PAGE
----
Billie's

Backpackers

Hostel

Fairbanks, Alaska

 

A YUKON EXPEDITION

Courtesy of Hosteler
DAVID SMALL

THE YUKON
EXPLORING A WILD RIVER

     The Yukon rises in a series of small lakes in Northwestern British Columbia and forms itself at the head of navigation at Whitehorse. From Whitehorse, the Yukon travels northwest to its confluence with the Porcupine River where, at Great Bend, above the Arctic Circle it turns southwest and continues to the Bering Sea, a navigable length of 1,955 miles.

     The river's undeveloped nature, accessible put-in and take-out points and (general) Class 1 character make it an attractive destination. In spite of its great size, development is minimal. In Alaska, only one bridge spans the Yukon River. Travel may offer more than a week between settlements. Encounters with bear or moose swimming in close proximity are commonplace.

Emphasis should be placed on reliable equipment and technique. Articles with wool, cotton, leather, or wood parts require special attention.

     The prudent traveler should be fully equipped in advance, particularly concerning stove fuels. The travelers outfit should be designed to be mailed in and out.  Water and some course supplies are available at many settlements.

     Residents of Emmonak report typically six craft arrive yearly originating at Whitehorse. Many travelers are of Japanese or European origin.

     Yukon Territory and Alaska weather are changeable. The sequence runs: May (cold), June (dry), July (hot), and August (wet). After August, anything may happen.

     The prevailing northeast winds of spring turn to shifty gusts driven by the geography of the river's course. By mid-summer, the winds trend more and more from the southwest.

     Mid-July is the start of the rainy season with strong winds driven upriver from offshore weather systems. The lower in the river one is, the less geographic protection there is from winds. Below Pitkas Point, terrain is quite open.

     The raft used in this transit is a 10' Avon Redseal fitted with a rowing frame assembled from PVC conduit segments and U-bolted oarlock weldments. Successful progress was entirely due to the rowing this frame allowed.

     Mosquitoes and other insects will be encountered in any area with tem­peratures above 50F. Campsites located in vegetation are dictated by river height and involve clearing, mosquitoes and danger from large animals.

     I was particularly happy to travel with a good tent, a compass and repeating rifle.

     I hope this information breaks a safe trail for the next traveler.

David Small

On the Banks of the Yukon

August 2000

Dawson City view from Yukon River

YUKON 2000:  Miles & Dates

 

Milestone

Miles

Day

Date

Whitehorse

0

   --

1

May 30

Carmacks

202

202

7

Jun   5

Minto

258

56

8

Jun   6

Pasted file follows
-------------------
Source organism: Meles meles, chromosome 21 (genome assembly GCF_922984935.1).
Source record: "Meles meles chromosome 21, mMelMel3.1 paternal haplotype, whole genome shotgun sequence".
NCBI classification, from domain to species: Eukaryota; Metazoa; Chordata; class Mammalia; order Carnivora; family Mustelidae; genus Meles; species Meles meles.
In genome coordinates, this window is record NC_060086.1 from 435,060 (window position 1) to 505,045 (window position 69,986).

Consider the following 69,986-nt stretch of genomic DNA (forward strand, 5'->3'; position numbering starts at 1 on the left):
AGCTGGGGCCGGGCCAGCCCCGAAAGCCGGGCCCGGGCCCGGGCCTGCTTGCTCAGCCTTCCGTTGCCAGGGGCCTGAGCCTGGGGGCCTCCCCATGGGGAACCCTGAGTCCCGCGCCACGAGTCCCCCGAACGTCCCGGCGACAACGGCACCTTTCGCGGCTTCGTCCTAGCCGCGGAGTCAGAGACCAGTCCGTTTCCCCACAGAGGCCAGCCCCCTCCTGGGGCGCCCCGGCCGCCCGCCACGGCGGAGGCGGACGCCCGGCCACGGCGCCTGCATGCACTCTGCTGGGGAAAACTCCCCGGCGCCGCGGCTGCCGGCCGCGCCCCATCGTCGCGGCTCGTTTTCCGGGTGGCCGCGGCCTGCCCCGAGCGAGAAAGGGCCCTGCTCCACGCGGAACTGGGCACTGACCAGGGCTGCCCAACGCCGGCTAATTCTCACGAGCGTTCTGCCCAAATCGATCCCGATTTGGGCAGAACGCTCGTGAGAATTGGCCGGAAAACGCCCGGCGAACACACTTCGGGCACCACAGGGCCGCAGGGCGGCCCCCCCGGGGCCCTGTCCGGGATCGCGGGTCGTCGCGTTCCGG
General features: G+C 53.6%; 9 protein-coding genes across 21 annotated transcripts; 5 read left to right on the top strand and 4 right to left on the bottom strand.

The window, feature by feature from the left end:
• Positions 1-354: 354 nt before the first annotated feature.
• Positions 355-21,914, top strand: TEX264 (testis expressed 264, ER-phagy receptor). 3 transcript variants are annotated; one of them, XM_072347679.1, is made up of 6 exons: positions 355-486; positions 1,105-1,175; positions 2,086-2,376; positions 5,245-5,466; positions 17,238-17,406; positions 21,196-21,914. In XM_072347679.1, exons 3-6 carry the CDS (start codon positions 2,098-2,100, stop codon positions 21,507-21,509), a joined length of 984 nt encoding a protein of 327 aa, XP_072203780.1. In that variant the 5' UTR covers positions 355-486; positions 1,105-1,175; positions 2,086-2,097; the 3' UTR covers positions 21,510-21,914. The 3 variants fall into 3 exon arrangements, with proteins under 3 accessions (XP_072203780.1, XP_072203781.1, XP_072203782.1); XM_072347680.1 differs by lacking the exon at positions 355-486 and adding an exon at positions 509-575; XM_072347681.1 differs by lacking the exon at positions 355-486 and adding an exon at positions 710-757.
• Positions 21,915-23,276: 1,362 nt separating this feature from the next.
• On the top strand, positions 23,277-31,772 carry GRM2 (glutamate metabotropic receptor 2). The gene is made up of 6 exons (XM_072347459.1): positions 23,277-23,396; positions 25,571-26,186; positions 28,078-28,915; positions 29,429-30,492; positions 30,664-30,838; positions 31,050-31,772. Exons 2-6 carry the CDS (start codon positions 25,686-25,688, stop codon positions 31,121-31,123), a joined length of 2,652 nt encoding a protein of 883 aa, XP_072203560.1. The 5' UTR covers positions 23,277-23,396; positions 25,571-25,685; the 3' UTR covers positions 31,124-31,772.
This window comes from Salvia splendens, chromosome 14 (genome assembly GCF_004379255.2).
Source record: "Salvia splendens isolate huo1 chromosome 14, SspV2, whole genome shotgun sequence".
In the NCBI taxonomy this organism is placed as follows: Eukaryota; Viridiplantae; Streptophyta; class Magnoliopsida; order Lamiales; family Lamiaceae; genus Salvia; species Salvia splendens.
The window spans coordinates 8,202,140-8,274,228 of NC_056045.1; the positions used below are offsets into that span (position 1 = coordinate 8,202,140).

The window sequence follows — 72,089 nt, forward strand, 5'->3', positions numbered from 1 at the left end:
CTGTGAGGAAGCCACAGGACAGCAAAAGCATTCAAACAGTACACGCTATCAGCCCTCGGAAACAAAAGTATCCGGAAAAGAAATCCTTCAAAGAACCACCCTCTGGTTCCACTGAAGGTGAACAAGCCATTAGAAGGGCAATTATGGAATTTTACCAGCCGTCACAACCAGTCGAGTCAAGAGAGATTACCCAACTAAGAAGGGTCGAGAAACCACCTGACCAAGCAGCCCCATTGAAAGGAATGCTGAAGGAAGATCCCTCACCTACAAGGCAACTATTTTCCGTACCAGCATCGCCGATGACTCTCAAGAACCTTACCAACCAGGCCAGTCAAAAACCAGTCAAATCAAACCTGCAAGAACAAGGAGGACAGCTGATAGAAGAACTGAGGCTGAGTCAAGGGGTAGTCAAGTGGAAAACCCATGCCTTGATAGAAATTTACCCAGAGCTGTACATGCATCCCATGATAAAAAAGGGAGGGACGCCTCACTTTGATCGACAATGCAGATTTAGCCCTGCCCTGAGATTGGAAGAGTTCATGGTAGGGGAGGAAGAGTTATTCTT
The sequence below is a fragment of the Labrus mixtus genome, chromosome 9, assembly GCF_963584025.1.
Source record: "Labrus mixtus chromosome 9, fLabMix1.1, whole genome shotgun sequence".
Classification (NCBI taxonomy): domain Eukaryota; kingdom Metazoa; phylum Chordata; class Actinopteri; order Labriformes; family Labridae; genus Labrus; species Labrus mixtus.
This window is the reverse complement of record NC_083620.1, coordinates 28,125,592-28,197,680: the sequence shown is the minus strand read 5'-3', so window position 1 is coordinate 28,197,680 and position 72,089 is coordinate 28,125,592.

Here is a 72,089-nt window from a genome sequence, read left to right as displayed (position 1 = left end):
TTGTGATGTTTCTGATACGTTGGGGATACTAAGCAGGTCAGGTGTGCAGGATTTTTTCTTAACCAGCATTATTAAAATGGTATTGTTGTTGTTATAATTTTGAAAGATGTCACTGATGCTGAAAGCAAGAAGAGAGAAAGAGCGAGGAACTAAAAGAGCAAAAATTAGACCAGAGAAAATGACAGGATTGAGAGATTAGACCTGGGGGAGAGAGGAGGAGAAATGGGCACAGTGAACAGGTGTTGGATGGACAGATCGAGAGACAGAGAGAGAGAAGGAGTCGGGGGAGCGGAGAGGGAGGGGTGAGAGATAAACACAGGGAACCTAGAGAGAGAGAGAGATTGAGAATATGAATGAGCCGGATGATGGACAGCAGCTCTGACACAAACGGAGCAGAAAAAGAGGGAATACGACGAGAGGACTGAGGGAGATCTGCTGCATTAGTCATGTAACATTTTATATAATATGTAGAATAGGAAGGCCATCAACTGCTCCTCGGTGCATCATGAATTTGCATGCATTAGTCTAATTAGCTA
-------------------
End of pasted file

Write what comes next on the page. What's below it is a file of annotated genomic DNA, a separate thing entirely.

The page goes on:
Fort Selkirk

282

24

8

Jun   6

Stewart Island

390

108

10

Jun   8

Dawson

460

70

11

Jun   9

Eagle

562

102

12

Jun 10

Circle

713

151

16

Jun 14

Porcupine River

789

76

19

Jun 17

Beaver

876

87

20

Jun 18

Stevens Village

976

100

21

Jun 19

Yukon Bridge

1012

36

22

Jun 20

Rampart

1077

65

24

Jun 22

Tanana

1152

75

25

Jun 23

Ruby

1282

130

29

Jun 27

Galena

1340

58

30

Jun 28

Koyukuk

1372

32

32

Jun 30

Nulato

1395

23

32

Jun 30

Kaltag

1436

41

33

Jul 1

Grayling

1576

140

36

Jul 4

Anvik

1596

20

37

Jul 5

Holy Cross

1642

46

39

Jul 7

Russian Mission

1722

80

43

Jul 11

Fortuna Ledge

1784

62

45

Jul 13

Pilot Station

1830

46

49

Jul 17

Pitkas Point

1850

20

50

Jul 18

Mtn Village

1868

18

52

Jul 20

Emmonak

1943

75

56

Jul 24

Bering Sea

1955

12

58

Jul 26

ABOUT THE AUTHOR

David Small was introduced to boating and woodcraft during his early years on the Eastern seaboard. Following several years of sea service in the Navy and Merchant Marine, he operated small sailing craft in Western Europe.     

     For a decade, he traveled the oceans alone in a 33' boat, visiting the world's six inhabited continents by the Eastabout route around Africa.

     Within the margins of these activities, David lived fifteen years in East Asia, served two tours as a soldier in Israel, married, and is the father of several children. He now resides in an 1898 gold rush cabin along the banks of the Yukon River.

NORTHERN CUSTOMS, TRADITION & ETIQUETTE
  • Personal expectations and conduct in northern regions differ widely from warmer climes.  
  • Best camps are made using subdued colors at least a ? mile from a settlement. The ends of islands are attractive, as are confluences of tributaries.  Often choices are forced by river height. Private property claims are conceded to start at the normal high water mark at the start of vegetation